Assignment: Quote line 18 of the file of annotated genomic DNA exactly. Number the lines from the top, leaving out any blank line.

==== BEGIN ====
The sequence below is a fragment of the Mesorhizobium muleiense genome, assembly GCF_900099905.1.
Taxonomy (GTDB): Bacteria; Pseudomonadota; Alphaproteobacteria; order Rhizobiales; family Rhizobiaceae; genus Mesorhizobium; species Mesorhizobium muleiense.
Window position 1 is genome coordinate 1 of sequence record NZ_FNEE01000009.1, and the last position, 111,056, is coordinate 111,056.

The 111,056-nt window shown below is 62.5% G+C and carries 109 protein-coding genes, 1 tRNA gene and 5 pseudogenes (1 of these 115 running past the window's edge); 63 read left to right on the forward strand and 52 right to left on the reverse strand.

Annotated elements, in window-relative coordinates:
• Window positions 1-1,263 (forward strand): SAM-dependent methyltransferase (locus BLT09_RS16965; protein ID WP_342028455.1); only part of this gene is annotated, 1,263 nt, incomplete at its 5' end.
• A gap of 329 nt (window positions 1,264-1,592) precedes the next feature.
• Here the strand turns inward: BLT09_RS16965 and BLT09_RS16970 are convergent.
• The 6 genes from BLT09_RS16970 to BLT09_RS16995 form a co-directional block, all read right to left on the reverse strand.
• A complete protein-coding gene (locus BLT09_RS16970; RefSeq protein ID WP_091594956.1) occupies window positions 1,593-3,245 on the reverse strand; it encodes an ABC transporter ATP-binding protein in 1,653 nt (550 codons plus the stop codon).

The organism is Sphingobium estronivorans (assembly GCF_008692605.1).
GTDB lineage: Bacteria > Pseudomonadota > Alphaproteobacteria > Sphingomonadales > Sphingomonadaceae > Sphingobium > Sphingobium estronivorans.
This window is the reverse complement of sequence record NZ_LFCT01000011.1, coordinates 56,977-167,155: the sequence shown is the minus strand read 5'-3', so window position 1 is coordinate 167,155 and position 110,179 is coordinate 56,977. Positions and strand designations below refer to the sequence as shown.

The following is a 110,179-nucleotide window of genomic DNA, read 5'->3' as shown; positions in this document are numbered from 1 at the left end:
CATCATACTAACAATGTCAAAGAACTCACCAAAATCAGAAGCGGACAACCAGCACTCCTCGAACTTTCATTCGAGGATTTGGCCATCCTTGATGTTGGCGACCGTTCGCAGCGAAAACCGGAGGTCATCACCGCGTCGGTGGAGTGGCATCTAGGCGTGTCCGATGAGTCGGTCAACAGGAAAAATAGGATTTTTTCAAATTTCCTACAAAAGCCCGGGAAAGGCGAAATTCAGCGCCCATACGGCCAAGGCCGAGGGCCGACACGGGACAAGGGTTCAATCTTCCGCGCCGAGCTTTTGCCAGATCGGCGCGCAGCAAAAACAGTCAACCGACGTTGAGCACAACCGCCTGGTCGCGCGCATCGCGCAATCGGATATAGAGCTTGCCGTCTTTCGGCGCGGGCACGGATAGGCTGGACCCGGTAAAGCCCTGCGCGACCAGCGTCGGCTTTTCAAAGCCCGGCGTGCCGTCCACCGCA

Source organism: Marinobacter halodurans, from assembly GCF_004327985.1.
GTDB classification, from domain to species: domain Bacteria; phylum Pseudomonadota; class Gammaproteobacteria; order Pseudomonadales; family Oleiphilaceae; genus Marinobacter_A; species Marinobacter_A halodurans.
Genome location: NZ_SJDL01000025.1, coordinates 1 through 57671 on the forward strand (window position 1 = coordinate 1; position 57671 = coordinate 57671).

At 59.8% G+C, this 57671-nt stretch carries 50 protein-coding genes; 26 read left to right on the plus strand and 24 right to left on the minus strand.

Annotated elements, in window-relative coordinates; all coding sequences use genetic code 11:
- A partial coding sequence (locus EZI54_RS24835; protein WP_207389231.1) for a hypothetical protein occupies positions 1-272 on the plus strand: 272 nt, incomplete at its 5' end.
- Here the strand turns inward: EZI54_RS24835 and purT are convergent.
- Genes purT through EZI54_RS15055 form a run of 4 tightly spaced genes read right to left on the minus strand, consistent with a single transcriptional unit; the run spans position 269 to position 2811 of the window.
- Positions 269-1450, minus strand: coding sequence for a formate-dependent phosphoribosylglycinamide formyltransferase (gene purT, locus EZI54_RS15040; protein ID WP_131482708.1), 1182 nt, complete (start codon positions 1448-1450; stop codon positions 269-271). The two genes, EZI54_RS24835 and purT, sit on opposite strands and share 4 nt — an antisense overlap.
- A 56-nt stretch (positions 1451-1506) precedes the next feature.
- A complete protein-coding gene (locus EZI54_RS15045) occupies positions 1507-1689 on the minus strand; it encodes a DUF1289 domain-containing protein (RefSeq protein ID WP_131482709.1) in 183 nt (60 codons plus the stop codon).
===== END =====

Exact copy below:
Genome location: NZ_SJDL01000025.1, coordinates 1 through 57671 on the forward strand (window position 1 = coordinate 1; position 57671 = coordinate 57671).